Closed system chemical transfer apparatus Patent #: 3993221
ApplicationNo. 05/927531 filed on 07/24/1978
US Classes:100/74, To material being fed or conveyed100/209, Alternately compressing100/215, With material depositing means100/218, With material displacing means (e.g., ejector)100/245, Box guided piston100/295, PLATENS OR PRESSURE SURFACES100/902, CAN CRUSHERS100/98R, In press222/87, With container-destroying means241/99Bottle breakers
ExaminersPrimary: Wilhite, Billy J.
Attorney, Agent or Firm
International ClassesB30B 9/32 (20060101)
B30B 9/00 (20060101)
B30B 9/30 (20060101)
B02C 1/00 (20060101)
Foreign Application Priority Data1977-07-26 GB
DescriptionThe present invention relates to compacting apparatus. The term compacting apparatus asused here and in the following is meant also to include crushing apparatus such as those used to break and crush bottles and other brittle containers.
An object of the present invention is to provide a compacting apparatus in which objects, such as tin cans, bottles and like waste, can be compacted or crushed in an easy and efficient manner.
A further object of the present invention is to provide such a compacting apparatus in which a compacted object or objects is or are permitted to fall freely from the apparatus.
A further object is to provide such compacting apparatus in which the contents of a liquid-filled container can be emptied therefrom during a compacting operation.
The compacting apparatus of the present invention consists in at least one first compacting plate; at least one second compacting plate arranged for reciprocating movement relative said at least one first compacting plate; means for moving one ofsaid plates relative to the other; and free-fall means arranged adjacent one of said plates to permit a compacted object to fall freely from said apparatus. The means for causing said relative movement of the first and second compacting plates maycomprise any suitable, reciprocating prime mover, such as piston and cylinder arrangement or a worm screw, arranged to co-operate with a respective one of said plates for movement thereof along a compacting path.
For the purpose of supporting an object to be crushed or compacted between the mutually opposing faces of the first and second compacting plates, the plates may be arranged to co-operate with a floor means which will define an aperture throughwhich a compacted object is able to fall freely, e.g. into a container placed beneath said aperture.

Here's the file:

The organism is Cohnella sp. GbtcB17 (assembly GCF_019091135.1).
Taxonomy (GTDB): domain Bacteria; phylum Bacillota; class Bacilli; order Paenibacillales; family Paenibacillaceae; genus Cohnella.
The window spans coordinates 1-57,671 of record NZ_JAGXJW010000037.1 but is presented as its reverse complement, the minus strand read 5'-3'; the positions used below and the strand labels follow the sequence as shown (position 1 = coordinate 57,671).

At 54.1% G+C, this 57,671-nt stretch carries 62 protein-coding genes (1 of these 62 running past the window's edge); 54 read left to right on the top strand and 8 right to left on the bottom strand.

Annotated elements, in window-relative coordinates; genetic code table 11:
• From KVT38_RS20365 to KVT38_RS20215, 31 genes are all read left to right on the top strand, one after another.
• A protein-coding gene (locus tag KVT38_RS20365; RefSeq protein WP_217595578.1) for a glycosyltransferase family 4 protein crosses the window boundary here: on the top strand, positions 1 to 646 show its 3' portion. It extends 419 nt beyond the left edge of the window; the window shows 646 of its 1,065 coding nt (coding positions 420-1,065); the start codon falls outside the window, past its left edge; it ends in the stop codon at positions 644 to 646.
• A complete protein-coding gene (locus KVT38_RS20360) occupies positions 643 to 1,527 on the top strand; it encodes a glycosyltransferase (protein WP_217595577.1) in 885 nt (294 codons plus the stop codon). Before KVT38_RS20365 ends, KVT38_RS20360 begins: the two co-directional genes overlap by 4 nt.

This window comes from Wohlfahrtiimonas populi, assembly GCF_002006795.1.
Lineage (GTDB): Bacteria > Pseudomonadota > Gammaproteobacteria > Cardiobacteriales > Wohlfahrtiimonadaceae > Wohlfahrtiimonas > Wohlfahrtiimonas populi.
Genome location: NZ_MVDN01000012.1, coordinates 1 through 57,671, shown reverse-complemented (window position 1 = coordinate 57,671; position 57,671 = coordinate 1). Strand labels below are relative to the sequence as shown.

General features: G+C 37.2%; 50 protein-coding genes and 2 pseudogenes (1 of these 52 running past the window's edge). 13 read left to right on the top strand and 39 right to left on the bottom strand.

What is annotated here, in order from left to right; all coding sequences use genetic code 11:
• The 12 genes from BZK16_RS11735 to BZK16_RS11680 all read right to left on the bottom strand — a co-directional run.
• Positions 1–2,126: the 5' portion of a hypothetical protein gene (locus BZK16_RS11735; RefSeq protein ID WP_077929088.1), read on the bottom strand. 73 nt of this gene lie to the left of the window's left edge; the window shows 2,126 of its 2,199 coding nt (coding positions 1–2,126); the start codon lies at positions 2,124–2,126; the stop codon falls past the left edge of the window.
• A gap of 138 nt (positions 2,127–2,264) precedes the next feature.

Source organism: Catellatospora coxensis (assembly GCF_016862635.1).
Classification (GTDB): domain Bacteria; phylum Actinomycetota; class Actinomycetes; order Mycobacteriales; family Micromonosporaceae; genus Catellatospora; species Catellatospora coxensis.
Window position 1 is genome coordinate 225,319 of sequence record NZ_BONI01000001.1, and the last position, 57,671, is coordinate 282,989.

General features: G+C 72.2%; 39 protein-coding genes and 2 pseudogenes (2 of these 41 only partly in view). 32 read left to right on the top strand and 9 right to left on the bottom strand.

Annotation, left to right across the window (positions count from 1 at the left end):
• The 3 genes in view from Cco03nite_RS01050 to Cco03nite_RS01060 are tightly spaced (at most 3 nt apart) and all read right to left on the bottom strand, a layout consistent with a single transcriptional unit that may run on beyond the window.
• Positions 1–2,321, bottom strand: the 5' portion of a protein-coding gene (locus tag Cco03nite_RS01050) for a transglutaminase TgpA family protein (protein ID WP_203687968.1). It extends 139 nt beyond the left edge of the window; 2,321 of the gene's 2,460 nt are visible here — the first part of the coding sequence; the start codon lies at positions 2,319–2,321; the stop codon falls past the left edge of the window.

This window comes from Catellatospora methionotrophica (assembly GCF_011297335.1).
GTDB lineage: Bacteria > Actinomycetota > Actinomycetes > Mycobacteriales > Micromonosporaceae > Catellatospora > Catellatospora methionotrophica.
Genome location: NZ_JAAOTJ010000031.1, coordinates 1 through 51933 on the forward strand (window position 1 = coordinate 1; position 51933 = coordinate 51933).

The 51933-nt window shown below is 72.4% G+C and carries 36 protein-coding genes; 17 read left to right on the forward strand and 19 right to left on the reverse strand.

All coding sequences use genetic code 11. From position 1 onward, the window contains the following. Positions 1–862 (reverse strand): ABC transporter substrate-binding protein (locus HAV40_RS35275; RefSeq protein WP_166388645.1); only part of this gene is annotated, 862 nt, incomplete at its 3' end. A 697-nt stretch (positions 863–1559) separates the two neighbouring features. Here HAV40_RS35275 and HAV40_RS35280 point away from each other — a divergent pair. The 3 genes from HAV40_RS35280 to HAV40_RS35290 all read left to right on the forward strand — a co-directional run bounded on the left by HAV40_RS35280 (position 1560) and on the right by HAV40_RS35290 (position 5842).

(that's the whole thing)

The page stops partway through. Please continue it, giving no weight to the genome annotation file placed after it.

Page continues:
Conveniently, feed means are provided for feeding objects into the compacting space formed between the movable plate and the stationary plate in the starting positions of said plates. This object-feeding means may have the form of a hopperarrangement, with the objects being fed to the apparatus in a selected time sequence corresponding to the speed at which the movable plate carries out a compacting operation, or may be arranged to fall freely from said hopper into said space, in whichcase the movable plate is provided with a tail or support surface extending outwardly of and at an angle to said movable plate, an object falling from the hopper being held by the tail until the movable plate is returned to its starting position,whereupon said object is able to fall into the compacting space between said plates. It will be understood that the tail plate can be provided with means for aligning the object in a given relationship relative to the direction of movement of saidmovable plate.
When the compacting apparatus is to be used to crush bottles or other brittle objects, one of the plates may have arranged on the surface thereof facing the other of said plates a plurality of pegs which, during a crushing operation are arrangedto be received in respective ones of a plurality of through-holes arranged in the other of said plates. In this way, powdered material, such as powdered glass is prevented from building-up adjacent the compacting plates and thus impairing the efficiencyof the apparatus.
When the objects to be compacted are tin cans, for example, one of the two mutually opposing surfaces of said plates may be provided with an axially displaceable can-piercing device. A compacting apparatus thus constructed can be used to piercea liquid-filled can and to drain it of its contents as the can is being compacted. The piercing device is arranged such that it will be automatically withdrawn from the compacted can just prior to the termination of a compacting operation, so that thecompacted can is able to fall through said free-fall aperture.